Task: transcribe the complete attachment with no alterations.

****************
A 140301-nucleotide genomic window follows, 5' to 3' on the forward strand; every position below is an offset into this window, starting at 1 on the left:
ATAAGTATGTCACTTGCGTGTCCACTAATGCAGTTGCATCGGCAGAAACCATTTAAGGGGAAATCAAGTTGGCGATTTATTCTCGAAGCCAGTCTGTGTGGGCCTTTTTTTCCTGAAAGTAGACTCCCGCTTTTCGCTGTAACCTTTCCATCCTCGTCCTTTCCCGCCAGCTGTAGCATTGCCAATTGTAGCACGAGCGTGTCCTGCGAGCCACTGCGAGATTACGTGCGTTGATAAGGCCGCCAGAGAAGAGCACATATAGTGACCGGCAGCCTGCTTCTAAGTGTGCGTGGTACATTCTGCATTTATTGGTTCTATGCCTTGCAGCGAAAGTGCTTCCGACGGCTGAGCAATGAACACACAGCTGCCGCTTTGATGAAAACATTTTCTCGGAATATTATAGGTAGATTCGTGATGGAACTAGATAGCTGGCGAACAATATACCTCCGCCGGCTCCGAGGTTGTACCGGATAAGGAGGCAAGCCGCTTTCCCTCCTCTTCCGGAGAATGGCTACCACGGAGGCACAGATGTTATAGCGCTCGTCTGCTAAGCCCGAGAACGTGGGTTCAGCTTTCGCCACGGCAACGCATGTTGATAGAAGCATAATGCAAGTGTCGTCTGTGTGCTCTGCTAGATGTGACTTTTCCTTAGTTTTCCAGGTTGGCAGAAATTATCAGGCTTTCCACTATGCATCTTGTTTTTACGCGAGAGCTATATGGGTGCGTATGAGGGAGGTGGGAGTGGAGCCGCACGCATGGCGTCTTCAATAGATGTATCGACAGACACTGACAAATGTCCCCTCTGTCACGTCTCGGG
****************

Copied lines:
A 140301-nucleotide genomic window follows, 5' to 3' on the forward strand; every position below is an offset into this window, starting at 1 on the left:
ATAAGTATGTCACTTGCGTGTCCACTAATGCAGTTGCATCGGCAGAAACCATTTAAGGGGAAATCAAGTTGGCGATTTATTCTCGAAGCCAGTCTGTGTGGGCCTTTTTTTCCTGAAAGTAGACTCCCGCTTTTCGCTGTAACCTTTCCATCCTCGTCCTTTCCCGCCAGCTGTAGCATTGCCAATTGTAGCACGAGCGTGTCCTGCGAGCCACTGCGAGATTACGTGCGTTGATAAGGCCGCCAGAGAAGAGCACATATAGTGACCGGCAGCCTGCTTCTAAGTGTGCGTGGTACATTCTGCATTTATTGGTTCTATGCCTTGCAGCGAAAGTGCTTCCGACGGCTGAGCAATGAACACACAGCTGCCGCTTTGATGAAAACATTTTCTCGGAATATTATAGGTAGATTCGTGATGGAACTAGATAGCTGGCGAACAATATACCTCCGCCGGCTCCGAGGTTGTACCGGATAAGGAGGCAAGCCGCTTTCCCTCCTCTTCCGGAGAATGGCTACCACGGAGGCACAGATGTTATAGCGCTCGTCTGCTAAGCCCGAGAACGTGGGTTCAGCTTTCGCCACGGCAACGCATGTTGATAGAAGCATAATGCAAGTGTCGTCTGTGTGCTCTGCTAGATGTGACTTTTCCTTAGTTTTCCAGGTTGGCAGAAATTATCAGGCTTTCCACTATGCATCTTGTTTTTACGCGAGAGCTATATGGGTGCGTATGAGGGAGGTGGGAGTGGAGCCGCACGCATGGCGTCTTCAATAGATGTATCGACAGACACTGACAAATGTCCCCTCTGTCACGTCTCGGG